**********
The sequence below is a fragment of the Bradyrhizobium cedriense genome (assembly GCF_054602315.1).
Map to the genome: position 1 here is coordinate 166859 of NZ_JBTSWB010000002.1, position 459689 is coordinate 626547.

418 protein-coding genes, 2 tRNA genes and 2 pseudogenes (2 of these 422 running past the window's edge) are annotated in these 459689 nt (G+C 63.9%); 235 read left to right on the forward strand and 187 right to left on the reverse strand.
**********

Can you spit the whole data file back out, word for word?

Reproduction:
The sequence below is a fragment of the Bradyrhizobium cedriense genome (assembly GCF_054602315.1).
Map to the genome: position 1 here is coordinate 166859 of NZ_JBTSWB010000002.1, position 459689 is coordinate 626547.

418 protein-coding genes, 2 tRNA genes and 2 pseudogenes (2 of these 422 running past the window's edge) are annotated in these 459689 nt (G+C 63.9%); 235 read left to right on the forward strand and 187 right to left on the reverse strand.